For a small guy like him, the most glaring hole in his game might be his perimeter shooting, really poor for the guard standards. He has limited range, showing bad accuracy behind the arc. However, his shooting form does not look that bad. There’s certainly room for improvement there. A good defender, Balbay displays excellent lateral quickness and terrific activity, getting a high number of steals reading passing lines.

For Balbay, it’s a matter of gaining maturity and spreading his array of skills. He has some impressive characteristics that few guys share in the international scene.

Aleksandar Ugrinoski
Croatia, PG, 6-4, 05/07/1988; 7.6 ppg, 2.8 rpg, 3.3 apg


As we have reported in our chronicles from Greece, Ugrinoski was probably the biggest disappointment at the tournament. We have hardly seen any kind of improvement in his game from what he showed last year. Not only that, he has showed less flair, less spark, less passion on court, less intrigue.

Of course, he’s still the same talented guy, a skilled playmaker with terrific passing ability. I don’t think any single player seen in this tournament can dish the ball better off slashing situations. His court vision is really good, keeping very well track of where his teammates are. He might lack a bit of explosiveness, but has nice handles and ability to change directions in order to step into the lane, while he can deliver some decent running shots near the basket to finish himself.

His shooting does look a bit improved, despite the poor percentages, showing more reliability from the perimeter whenever he was open than he had last summer. But he’s not a scoring type of point guard. On defense, he hasn’t delivered much effort, just in tune with the rest of his game.

This was the year that Ugrinoski was supposed to take great responsibilities in Croatia’s game, but he misses some leadership abilities. He’s not a vocal leader, and he doesn’t manage to push his team on court. Point guards are usually key players leading their teams into good dynamics; Ugrinoski hasn’t looked capable. There’s no continuity in his game. It’s really concerning that this team fared batter without him in Mannheim than it did in these championships. He’s reportedly a bit of a head case, and that’s difficult to counter.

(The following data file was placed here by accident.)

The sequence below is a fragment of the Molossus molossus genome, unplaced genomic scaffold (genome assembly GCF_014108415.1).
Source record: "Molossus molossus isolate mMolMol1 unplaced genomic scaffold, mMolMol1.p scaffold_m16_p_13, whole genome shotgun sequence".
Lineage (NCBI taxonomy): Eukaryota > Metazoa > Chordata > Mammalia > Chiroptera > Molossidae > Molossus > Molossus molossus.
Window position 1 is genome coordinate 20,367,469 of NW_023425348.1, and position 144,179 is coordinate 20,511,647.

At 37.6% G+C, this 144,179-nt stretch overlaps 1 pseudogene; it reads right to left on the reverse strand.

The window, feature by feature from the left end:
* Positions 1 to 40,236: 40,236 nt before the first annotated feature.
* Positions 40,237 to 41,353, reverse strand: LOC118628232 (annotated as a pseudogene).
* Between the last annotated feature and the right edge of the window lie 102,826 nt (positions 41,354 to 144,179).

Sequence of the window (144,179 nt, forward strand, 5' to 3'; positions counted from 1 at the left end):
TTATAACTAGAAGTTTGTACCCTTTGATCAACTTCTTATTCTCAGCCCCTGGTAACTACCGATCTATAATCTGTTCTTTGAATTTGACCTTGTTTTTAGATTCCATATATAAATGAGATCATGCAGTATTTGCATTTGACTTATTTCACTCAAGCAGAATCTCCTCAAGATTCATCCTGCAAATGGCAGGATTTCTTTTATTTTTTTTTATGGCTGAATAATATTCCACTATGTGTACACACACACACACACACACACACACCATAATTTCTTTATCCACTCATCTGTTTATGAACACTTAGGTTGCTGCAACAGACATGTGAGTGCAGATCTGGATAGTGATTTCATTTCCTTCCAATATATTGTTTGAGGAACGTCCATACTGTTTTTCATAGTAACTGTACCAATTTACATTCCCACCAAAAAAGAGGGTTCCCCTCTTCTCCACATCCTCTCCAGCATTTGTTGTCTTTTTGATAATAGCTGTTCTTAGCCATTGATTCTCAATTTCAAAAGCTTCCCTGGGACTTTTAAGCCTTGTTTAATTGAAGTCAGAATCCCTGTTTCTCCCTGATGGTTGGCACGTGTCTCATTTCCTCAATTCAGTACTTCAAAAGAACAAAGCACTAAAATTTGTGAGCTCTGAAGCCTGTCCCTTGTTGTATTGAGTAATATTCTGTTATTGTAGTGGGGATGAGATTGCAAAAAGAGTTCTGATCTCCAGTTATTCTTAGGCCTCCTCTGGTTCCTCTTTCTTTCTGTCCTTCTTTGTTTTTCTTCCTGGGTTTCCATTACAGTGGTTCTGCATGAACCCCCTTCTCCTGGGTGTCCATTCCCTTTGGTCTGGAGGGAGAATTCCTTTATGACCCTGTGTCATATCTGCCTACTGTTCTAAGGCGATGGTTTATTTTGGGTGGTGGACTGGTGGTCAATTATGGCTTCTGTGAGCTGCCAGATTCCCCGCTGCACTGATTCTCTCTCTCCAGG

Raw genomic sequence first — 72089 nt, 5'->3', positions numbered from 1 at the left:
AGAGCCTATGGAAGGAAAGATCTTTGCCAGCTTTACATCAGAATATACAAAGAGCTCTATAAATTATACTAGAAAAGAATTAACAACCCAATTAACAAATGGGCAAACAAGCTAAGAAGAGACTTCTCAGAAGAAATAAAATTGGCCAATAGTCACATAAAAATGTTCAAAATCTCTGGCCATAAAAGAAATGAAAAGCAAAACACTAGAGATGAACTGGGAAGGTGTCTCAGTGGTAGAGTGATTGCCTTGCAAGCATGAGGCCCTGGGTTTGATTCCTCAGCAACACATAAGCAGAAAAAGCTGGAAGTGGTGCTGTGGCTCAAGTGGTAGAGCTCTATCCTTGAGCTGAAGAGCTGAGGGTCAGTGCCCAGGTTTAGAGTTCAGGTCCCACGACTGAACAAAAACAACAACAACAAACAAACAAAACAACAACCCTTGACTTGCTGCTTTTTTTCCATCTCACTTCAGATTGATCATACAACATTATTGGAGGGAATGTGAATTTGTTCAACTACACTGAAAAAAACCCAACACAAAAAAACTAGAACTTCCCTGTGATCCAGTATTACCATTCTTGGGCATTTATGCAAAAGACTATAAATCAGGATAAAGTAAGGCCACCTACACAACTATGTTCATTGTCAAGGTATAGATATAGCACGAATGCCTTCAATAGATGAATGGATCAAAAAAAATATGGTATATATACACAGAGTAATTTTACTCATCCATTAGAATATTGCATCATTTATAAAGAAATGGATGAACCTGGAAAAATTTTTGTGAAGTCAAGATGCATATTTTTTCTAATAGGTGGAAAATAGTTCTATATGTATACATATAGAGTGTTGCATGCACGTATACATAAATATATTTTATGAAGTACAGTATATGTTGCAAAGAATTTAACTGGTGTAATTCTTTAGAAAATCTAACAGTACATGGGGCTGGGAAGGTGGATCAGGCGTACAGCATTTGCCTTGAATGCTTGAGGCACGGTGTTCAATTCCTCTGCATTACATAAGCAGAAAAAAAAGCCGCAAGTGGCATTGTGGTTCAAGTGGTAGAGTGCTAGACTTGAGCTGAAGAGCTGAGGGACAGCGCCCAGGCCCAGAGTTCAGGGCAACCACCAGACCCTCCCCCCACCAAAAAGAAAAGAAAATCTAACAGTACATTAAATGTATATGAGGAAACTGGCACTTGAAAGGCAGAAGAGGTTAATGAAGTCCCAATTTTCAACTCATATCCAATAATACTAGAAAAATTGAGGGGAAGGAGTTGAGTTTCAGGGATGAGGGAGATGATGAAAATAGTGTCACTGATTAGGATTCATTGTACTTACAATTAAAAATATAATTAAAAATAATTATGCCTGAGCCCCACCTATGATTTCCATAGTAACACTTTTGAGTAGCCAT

Gal Mekel
Israel, PG, 6-4, 03/04/1988; 17.3 ppg, 5.8 rpg, 2.5 apg, 1.5 spg


One of the very few happy stories in the disappointing Israeli team, Mekel emerged as the team co-leader alongside Omri Casspi. We’re basically talking about a scoring point guard here, even if the limited talent of his squad probably forced him to assume a bigger chunk of the offensive load than he would had enjoyed in other circumstances.

Mekel is gifted with a pretty nice physical profile. He has terrific size for his position, and already shows good strength in a well-built body. In terms of athleticism, he comfortably fills the bill, although he falls short any kind of outstanding category.

Where Mekel feels more comfortable is driving to the basket, whether to finish near the rim or to release a mid-range jumper off the dribble. That’s pretty much a pattern in his game. He enjoys good ball-handling skills, a nice first step, footwork and the strength to easily operate in these youth stages. His shooting mechanics look fluid and natural from the mid-range area, but tend to become a bit awkward as he gets further from the basket. His three-point shooting apparently lacks solid mechanics, as he sometimes relies too much on the impulse of his right arm.

He doesn’t really stand out as a game distributor. You can see him delivering good passes, especially off the drive, but it’s not a consistent effort. Besides, he sometimes comes up with streaky decision making, particularly forcing his shot selection. All in all, Mekel hasn’t been able to completely make up for the lack of smarts that the Israeli backcourt showed in the tournament.

Mekel is a player to keep under the radar. He has a nice combination of physical tools and skills that, properly developed, might result into something interesting.

Dimitriy Khvostov
Russia, PG, 6-3, 08/21/1989; 7.9 ppg, 4.4 rpg, 4.5 apg


Our last feature coming from the 1989 excellent playmaking class, Khvostov is a talented player who already had left some drops of his remarkable skill set last year in the European U-16 Championships. But he’s also a poster boy for the attitude of the Russian team, playing with (what appeared to be) not much commitment for the winning cause.

Khvostov is more of a classic playmaker than most of the previous guys mentioned. He can really pass the ball in various situations, showing very nice court vision. A good ball-handler, he also has good quickness to beat his man off the dribble. One of his classic moves is shooting off the dribble from the mid-range area, but he can also dish the ball taking advantage of split defenses. He’s a pretty nice shooter with three point range. Also a good performer in pick and roll situations, Khvostov can really play off the dribble.

Still immature physically, Khvostov is a skinny guy who needs to add some strength to his body. However, he has the right size for the position and solid, albeit not great, athleticism; he’s not a high-flyer, but he’s a fluid guy.

Khvostov sometimes looks a bit cocky, but it’s clear that he certainly has talent. Still, to get to the top level, he will need to use a lot more effort on court. Anyway, for a first-year junior, he hasn’t fared that bad. Next year, he will be expected to become the go-to player in this team, and he will need to show some more leadership skills.